India: Government tries to quell panic post shock rupee withdrawal
India's government today tried to quell the panic caused by the momentous decision to withdraw 500 and 1,000 rupee notes from circulation by assuring that replacement 500 and 2000 rupee bills would be available from Thursday.
India's finance minister Arun Jaitley assured that people who withdrew money from banks need not worry and only tax evaders and those with illegal money would lose from the move.
"Housewives with small cash savings and farmers have no need to worry. People who withdraw money from the banks have nothing to worry about... All they have to do is exchange it or deposit it in the bank," Arun Jaitley said.
"But if you have illegal money, then you have to give its source. If you have criminal money, then you are in serious trouble."
Customers will be able to exchange their old bills for new notes or deposit them in their accounts but face major scrutiny by tax authorities if they cannot account for a sudden increase in their balance, AFP reported. The government has also directed all banks to operate full day on Saturday and Sunday, November 12-13.
Cash machines run dry
All banks and cash machines were ordered to close on Wednesday after PM Modi's announcement that 500 and 1000 rupee notes currently in circulation would no longer be legal tender.
Major queues built up outside cash machines ahead of the midnight deadline as customers tried to withdraw 100 rupee bills. Many machines ran out of cash before midnight and customers had to turn away disappointed.
"I waited for 20 minutes in a queue at the ATM outside my office," Delhi resident Puneet Raheja told AFP. "The person in front of me made a total of 18 transactions on multiple ATM cards, withdrawing cash in only 100 rupee notes."
There was also a rush by motorists to gas stations, which will continue to accept the old bills until the end of the week as will transport operators and hospitals.
Impact on markets
While the move was praised by business leaders, markets fell six per cent in early trade before making a slight recovery. Stocks were around three per cent lower at lunchtime than at the opening, AFP reported.
The slide was also partially attributed to uncertainty sparked by Donald Trump winning the US presidency.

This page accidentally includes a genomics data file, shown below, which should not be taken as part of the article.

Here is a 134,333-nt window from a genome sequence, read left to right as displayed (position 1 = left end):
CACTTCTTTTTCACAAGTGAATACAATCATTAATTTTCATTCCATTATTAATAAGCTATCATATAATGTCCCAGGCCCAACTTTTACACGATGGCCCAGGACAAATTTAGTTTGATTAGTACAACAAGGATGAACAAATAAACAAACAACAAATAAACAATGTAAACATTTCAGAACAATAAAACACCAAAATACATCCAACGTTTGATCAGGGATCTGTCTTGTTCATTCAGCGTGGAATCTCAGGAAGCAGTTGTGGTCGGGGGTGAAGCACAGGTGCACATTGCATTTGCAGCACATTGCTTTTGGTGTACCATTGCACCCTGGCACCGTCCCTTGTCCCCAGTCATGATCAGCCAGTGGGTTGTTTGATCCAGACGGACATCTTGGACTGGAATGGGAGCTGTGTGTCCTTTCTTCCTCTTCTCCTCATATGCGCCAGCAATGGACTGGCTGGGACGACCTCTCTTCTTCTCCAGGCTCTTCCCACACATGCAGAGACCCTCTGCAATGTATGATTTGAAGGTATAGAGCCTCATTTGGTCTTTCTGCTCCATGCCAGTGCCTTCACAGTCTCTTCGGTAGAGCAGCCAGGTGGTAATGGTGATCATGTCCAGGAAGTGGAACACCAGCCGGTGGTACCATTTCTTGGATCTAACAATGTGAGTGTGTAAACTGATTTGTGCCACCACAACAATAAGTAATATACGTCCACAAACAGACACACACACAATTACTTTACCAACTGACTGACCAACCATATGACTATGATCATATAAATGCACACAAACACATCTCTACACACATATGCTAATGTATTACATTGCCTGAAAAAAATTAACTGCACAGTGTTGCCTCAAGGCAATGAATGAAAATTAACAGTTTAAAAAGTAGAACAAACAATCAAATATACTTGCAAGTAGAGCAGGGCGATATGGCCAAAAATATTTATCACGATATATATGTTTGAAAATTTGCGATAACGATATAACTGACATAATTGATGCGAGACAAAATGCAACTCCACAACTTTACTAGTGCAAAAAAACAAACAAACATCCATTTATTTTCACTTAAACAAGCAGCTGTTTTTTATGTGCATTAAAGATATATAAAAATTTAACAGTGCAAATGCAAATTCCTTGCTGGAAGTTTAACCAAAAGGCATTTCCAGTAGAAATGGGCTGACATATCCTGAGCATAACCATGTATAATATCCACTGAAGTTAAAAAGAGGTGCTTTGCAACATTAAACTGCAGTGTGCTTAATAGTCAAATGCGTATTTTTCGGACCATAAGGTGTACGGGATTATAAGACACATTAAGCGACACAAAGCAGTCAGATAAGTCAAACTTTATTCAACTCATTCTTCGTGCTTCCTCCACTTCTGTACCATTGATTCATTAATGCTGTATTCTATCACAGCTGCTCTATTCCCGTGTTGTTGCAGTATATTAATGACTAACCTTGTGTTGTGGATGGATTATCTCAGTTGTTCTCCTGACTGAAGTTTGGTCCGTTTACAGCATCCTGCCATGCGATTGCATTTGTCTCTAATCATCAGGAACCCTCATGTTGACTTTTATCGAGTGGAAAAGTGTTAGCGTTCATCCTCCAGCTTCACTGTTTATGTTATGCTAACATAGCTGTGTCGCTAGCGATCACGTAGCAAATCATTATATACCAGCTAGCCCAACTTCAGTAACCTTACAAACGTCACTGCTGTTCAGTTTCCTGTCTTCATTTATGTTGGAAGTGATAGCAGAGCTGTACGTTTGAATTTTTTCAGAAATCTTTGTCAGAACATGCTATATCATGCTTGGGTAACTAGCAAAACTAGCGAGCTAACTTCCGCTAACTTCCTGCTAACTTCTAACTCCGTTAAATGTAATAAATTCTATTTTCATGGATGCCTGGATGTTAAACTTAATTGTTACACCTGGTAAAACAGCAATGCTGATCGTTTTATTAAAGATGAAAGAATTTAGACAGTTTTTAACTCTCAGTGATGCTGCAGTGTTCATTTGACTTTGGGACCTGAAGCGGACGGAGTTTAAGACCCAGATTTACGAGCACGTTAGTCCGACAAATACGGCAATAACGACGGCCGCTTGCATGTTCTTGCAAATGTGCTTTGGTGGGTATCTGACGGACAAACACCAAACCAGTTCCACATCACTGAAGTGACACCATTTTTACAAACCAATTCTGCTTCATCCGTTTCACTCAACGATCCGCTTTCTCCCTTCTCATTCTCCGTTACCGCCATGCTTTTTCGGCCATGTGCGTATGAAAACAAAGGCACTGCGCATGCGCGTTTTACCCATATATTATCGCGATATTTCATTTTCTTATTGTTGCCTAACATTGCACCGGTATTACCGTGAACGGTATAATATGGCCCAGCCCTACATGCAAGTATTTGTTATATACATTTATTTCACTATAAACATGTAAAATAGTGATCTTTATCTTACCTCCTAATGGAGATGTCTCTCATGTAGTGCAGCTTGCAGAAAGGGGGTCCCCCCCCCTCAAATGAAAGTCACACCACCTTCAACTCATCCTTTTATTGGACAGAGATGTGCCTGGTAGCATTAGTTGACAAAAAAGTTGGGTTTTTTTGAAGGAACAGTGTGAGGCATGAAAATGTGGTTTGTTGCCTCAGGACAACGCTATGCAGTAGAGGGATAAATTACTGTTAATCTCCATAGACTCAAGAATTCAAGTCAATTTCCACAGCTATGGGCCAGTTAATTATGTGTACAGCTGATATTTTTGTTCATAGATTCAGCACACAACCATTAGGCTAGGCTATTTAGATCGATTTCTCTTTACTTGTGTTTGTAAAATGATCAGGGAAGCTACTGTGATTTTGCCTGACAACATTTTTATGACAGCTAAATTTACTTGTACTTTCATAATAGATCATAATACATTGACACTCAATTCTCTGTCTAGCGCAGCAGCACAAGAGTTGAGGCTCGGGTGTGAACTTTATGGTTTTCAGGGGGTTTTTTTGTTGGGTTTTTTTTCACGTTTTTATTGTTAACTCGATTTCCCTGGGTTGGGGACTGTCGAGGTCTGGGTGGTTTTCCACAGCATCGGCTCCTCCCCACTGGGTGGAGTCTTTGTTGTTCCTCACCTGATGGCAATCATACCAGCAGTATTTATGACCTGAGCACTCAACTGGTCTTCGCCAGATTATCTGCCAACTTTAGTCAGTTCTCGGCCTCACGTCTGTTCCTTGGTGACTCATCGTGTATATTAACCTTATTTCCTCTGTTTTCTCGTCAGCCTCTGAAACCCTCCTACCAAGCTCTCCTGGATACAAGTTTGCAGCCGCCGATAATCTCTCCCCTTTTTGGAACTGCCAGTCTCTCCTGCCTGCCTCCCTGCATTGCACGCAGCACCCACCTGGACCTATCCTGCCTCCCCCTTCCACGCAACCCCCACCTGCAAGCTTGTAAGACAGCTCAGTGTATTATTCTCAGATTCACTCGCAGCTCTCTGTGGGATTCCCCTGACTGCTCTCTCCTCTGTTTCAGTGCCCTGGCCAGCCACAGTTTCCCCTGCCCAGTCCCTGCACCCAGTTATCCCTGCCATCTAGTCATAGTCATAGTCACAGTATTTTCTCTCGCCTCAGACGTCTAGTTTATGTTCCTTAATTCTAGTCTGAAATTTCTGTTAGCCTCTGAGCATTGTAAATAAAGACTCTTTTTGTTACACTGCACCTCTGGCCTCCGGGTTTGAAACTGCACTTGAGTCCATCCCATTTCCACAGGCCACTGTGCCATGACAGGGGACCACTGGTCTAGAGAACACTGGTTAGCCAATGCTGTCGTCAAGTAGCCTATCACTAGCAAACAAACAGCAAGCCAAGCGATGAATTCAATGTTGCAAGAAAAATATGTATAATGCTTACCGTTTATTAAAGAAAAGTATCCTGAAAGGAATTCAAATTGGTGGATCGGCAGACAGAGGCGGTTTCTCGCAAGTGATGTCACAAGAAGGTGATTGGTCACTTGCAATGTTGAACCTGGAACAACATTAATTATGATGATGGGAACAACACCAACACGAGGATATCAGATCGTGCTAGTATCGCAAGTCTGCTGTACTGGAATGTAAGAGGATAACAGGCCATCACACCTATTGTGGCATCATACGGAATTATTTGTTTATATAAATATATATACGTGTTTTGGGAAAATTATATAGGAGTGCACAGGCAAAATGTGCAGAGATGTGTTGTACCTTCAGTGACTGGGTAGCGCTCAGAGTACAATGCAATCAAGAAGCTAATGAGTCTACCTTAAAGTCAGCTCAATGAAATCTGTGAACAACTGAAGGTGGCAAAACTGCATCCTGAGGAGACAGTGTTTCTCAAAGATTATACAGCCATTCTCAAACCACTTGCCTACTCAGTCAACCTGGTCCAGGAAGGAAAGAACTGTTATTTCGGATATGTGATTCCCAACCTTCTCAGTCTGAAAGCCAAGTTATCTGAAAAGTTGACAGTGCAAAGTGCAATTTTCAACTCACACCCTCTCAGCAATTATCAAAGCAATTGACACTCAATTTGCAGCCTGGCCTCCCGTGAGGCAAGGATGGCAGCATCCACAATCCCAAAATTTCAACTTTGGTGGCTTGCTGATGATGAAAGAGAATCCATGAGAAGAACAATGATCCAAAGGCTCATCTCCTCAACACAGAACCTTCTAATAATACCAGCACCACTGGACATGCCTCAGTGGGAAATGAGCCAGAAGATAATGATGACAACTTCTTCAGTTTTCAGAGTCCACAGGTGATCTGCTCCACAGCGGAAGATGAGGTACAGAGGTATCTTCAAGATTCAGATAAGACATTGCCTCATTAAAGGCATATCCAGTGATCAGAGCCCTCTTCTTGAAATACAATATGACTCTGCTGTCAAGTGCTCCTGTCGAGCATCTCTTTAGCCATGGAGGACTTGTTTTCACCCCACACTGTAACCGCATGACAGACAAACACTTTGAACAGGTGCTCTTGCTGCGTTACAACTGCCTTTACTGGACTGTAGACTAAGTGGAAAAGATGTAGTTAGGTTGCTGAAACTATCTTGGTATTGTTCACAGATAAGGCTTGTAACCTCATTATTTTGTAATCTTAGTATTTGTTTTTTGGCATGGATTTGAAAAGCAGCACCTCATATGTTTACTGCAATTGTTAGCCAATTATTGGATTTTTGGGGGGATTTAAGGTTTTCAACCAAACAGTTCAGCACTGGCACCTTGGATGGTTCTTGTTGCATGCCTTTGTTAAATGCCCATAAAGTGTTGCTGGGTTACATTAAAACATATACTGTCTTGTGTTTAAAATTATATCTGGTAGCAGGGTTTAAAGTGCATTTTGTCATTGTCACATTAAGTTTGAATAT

Analysts are confident that while there may be short-term hardship, the scheme will eventually ease out black money in the economy.
Girish Vanvari, a partner at KPMG in India, acknowledged there would be "hardship in the transitory phase" but nevertheless said the overall impact would be beneficial.
"This will eventually ease out black money and corruption in the economy. This will also lead to a surge in tax collections as paying taxes will be the only way to legitimise" the 500 or 1,000 notes, he said.
Sujan Hajra, an economist at the Mumbai-based brokerage firm Anand Rathi securities, told AFP there would be an instant negative impact on consumer spending that would affect consumption.
"The government's demonetisation scheme will affect consumption across India as people won't have enough cash to conduct major transactions for the next few days," Hajra said.
The 500 and 1,000 notes, which are worth around $7.50 and $15, are the largest bills in use in India which is still a massively cash-intensive economy.
Only 2.89 per cent of Indians pay any income tax at all, India's previous finance minister told parliament in 2013.
Many small businesses only take cash to evade tax or mark-up prices to cushion the blow. The wealthy citizens channel money to tax havens and convert it into jewellery and antiques to avoid tax. Many property deals are also done in cash.
Since coming to power in 2014, Modi has unveiled a series of anti-corruption measures, including 10-year jail terms for tax evaders. A tax amnesty for Indians who report undeclared income and assets also enabled the government to recover nearly $10 billion.
(WION with inputs from AFP)